Peru's Association of Social Communicators Calandria and the Veeduría Ciudadana together organised an exercise in active citizenship which brought together communication students, concerned citizens, educators, members of the Peruvian Congress, media activists, and representatives of social organisations. Held in 4 of Peru's main cities (Arequipa, Iquitos, Lima, and Puno), the consultation was the culmination of a series of activities in a process that encouraged citizens to engage with mainstream media in order to provide feedback as well as to put forward proposals for change to the content offered by Peruvian TV.
Operating under the theme "TV - How I dream you", organisers began by calling up and training some 100 members of REVOLCOM – Network of Communication Volunteers, a network of young people who are either students or have a strong interest in communications. The trained volunteers then proceeded to organise different social animation activities, or "citizens' caravans" in each of the cities in question. Conceived as a communication strategy that allows the use of public spaces to establish a dialogue with the public, these caravans are more like street performances. Drama, street musicians and performances, traditional dances, and collective games were all tactics employed by the volunteers to awaken interest and generate public debate in town squares. Clowns in stilts walked up and down inviting people to go into one of several booths to record their opinions on the entertainment programmes being offered, or write down their thoughts on large sheets of papers placed strategically around the town square. A number of attendees chose to be interviewed and went live on television and in radio with their opinions. Upwards of 2,300 people participated in the public space interventions.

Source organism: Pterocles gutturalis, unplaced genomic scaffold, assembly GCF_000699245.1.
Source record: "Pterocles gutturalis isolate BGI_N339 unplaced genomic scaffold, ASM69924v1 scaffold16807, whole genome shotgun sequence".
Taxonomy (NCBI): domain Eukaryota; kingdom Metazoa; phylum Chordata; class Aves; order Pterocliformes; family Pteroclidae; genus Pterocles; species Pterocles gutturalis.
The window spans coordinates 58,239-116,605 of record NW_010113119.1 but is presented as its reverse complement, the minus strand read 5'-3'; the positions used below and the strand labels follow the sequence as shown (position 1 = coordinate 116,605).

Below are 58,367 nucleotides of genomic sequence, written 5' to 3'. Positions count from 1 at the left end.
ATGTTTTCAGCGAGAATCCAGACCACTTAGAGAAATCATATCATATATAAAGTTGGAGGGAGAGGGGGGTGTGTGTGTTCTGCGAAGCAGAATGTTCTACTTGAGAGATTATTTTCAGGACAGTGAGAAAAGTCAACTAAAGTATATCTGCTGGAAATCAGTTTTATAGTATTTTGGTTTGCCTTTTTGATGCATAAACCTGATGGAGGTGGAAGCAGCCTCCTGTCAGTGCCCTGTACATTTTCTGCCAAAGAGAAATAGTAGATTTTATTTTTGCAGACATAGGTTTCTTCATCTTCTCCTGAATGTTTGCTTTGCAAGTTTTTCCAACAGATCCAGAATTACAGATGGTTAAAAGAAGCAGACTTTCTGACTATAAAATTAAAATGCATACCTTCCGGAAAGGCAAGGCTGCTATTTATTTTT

At the beginning of 2008 and after the information gathered in the 4 cities was systematised, analysed, and distributed, 4 "media parliaments" were organised. The one in Lima was held in the facilities of Peru's Congress, which generated extensive media coverage and, in turn, set the wheels in motion so that that the other 3 parliaments would get almost as much media exposure as the one in the capital city. Participants were asked to debate and attempt to provide answers and recommendations to 5 key questions dealing with the quality of the television programming offered and the improvements and changes that they as citizens saw as necessary. Finally, and with the objective of bringing together proposals to improve Peru's audiovisual entertainment offer, the public was invited to produce and send videos and PowerPoint presentations illustrating some of the aspirations of ordinary citizens for quality TV entertainment.
Association of Social Communicators Calandria and the Veeduría Ciudadana.
"Peruvian Citizens Demand Better TV", by María Teresa Aveggio (Aguirre), Programme Manager, World Association for Christian Communication (WACC) - highlighted in WACC News (Media Action 287), February 9 2009.